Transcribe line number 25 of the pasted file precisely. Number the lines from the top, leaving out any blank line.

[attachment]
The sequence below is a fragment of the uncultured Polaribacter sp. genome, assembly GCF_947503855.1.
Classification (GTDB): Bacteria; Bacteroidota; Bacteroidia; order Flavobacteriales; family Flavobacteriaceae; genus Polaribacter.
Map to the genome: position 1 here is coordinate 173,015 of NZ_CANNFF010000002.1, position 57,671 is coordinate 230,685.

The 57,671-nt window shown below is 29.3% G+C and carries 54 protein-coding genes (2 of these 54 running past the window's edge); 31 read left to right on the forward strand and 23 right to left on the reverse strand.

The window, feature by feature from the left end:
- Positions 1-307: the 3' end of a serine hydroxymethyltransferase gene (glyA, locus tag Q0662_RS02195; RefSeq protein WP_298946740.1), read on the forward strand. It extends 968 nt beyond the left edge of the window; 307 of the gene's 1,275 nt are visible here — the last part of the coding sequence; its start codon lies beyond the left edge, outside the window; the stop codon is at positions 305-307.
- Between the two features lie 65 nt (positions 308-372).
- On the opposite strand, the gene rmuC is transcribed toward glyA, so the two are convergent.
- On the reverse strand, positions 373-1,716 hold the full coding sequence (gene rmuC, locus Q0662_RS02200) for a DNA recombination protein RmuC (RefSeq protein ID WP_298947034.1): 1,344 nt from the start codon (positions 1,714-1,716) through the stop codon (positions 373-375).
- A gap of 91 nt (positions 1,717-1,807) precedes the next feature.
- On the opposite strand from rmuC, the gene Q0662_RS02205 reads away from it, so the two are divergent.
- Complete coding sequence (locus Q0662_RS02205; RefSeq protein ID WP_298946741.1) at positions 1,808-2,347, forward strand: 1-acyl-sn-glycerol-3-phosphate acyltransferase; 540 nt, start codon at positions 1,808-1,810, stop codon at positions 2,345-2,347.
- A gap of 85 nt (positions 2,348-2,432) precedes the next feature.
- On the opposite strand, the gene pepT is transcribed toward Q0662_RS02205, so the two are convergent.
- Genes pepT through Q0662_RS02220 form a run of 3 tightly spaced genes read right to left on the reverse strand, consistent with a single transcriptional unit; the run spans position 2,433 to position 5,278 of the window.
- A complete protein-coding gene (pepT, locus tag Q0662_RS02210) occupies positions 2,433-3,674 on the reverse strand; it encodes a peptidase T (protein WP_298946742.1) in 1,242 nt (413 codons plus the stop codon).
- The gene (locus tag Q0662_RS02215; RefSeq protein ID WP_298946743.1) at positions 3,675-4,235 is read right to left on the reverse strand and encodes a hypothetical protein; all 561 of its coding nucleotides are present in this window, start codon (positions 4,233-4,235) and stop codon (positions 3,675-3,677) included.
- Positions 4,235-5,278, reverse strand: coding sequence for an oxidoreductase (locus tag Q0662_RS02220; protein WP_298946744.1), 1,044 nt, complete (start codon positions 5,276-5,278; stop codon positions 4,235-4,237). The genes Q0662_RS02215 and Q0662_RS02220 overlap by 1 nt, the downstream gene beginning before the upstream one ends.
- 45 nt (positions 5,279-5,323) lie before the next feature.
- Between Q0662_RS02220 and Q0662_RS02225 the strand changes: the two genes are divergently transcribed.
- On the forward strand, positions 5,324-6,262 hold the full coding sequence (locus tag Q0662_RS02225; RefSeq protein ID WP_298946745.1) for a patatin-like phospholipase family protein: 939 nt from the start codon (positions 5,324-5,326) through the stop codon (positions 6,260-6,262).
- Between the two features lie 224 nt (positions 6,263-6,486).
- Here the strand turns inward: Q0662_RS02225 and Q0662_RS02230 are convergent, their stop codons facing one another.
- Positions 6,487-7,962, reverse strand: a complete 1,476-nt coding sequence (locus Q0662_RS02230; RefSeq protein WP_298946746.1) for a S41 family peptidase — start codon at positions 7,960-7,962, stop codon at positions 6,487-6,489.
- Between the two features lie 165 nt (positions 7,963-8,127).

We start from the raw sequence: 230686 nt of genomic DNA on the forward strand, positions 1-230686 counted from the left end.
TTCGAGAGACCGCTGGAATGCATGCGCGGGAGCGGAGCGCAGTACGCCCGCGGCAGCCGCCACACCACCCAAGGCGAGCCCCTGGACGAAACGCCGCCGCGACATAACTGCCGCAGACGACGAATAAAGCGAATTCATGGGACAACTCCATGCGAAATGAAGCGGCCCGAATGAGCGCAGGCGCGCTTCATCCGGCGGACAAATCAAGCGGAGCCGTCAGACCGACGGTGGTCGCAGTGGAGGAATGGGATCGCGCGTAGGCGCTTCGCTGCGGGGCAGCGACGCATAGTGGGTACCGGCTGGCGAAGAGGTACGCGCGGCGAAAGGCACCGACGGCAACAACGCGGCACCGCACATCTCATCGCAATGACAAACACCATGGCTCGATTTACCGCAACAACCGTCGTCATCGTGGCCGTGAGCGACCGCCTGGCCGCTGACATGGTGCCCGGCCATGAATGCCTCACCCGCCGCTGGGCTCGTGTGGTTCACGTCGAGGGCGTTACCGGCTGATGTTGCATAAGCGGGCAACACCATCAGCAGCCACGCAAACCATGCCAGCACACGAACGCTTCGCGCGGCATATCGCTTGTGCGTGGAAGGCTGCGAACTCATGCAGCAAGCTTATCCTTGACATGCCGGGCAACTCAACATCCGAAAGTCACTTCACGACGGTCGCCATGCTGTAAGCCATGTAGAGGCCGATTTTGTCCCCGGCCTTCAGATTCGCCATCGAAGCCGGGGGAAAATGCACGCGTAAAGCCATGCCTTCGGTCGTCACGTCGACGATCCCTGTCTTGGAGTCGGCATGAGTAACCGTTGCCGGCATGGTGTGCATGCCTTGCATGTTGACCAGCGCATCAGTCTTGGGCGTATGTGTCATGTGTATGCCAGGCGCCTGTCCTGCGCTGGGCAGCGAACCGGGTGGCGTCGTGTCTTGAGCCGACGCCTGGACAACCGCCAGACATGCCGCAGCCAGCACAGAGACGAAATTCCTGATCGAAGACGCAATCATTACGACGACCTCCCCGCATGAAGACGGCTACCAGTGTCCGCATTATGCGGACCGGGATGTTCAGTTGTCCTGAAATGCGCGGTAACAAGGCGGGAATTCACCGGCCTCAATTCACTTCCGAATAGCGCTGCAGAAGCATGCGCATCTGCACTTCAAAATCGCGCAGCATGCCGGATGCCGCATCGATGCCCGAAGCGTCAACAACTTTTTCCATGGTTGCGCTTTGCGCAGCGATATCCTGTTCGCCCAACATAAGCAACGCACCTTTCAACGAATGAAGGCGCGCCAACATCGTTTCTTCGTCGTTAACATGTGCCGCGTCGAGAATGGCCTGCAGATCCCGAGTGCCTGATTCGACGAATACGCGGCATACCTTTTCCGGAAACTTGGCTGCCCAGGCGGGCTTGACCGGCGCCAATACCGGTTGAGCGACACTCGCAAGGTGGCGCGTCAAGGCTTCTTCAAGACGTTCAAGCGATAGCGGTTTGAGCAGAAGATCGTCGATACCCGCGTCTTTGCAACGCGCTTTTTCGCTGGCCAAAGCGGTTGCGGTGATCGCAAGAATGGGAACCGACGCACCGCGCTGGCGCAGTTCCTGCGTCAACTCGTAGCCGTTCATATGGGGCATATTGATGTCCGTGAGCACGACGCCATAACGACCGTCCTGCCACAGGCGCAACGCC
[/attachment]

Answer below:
- Between the two features lie 165 nt (positions 7,963-8,127).